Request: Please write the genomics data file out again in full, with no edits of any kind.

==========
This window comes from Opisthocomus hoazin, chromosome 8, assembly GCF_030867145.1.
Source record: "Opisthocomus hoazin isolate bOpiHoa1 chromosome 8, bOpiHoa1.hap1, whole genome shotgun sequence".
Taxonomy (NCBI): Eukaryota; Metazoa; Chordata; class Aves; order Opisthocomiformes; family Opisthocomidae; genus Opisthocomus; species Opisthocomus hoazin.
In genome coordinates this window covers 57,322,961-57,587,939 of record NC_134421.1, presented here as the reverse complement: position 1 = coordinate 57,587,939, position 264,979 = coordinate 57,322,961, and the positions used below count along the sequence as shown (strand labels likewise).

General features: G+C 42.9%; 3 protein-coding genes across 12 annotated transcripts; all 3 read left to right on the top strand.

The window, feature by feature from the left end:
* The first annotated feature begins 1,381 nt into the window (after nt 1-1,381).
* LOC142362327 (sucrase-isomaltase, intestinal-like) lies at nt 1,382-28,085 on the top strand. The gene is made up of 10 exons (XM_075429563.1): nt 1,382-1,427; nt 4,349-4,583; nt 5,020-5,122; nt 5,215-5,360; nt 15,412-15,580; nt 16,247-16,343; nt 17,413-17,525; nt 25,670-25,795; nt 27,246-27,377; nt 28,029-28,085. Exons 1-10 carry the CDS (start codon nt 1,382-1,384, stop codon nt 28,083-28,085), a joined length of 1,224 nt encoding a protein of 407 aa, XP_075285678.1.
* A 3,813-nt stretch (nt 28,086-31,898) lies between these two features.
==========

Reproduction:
This window comes from Opisthocomus hoazin, chromosome 8, assembly GCF_030867145.1.
Source record: "Opisthocomus hoazin isolate bOpiHoa1 chromosome 8, bOpiHoa1.hap1, whole genome shotgun sequence".
Taxonomy (NCBI): Eukaryota; Metazoa; Chordata; class Aves; order Opisthocomiformes; family Opisthocomidae; genus Opisthocomus; species Opisthocomus hoazin.
In genome coordinates this window covers 57,322,961-57,587,939 of record NC_134421.1, presented here as the reverse complement: position 1 = coordinate 57,587,939, position 264,979 = coordinate 57,322,961, and the positions used below count along the sequence as shown (strand labels likewise).

General features: G+C 42.9%; 3 protein-coding genes across 12 annotated transcripts; all 3 read left to right on the top strand.

The window, feature by feature from the left end:
* The first annotated feature begins 1,381 nt into the window (after nt 1-1,381).
* LOC142362327 (sucrase-isomaltase, intestinal-like) lies at nt 1,382-28,085 on the top strand. The gene is made up of 10 exons (XM_075429563.1): nt 1,382-1,427; nt 4,349-4,583; nt 5,020-5,122; nt 5,215-5,360; nt 15,412-15,580; nt 16,247-16,343; nt 17,413-17,525; nt 25,670-25,795; nt 27,246-27,377; nt 28,029-28,085. Exons 1-10 carry the CDS (start codon nt 1,382-1,384, stop codon nt 28,083-28,085), a joined length of 1,224 nt encoding a protein of 407 aa, XP_075285678.1.
* A 3,813-nt stretch (nt 28,086-31,898) lies between these two features.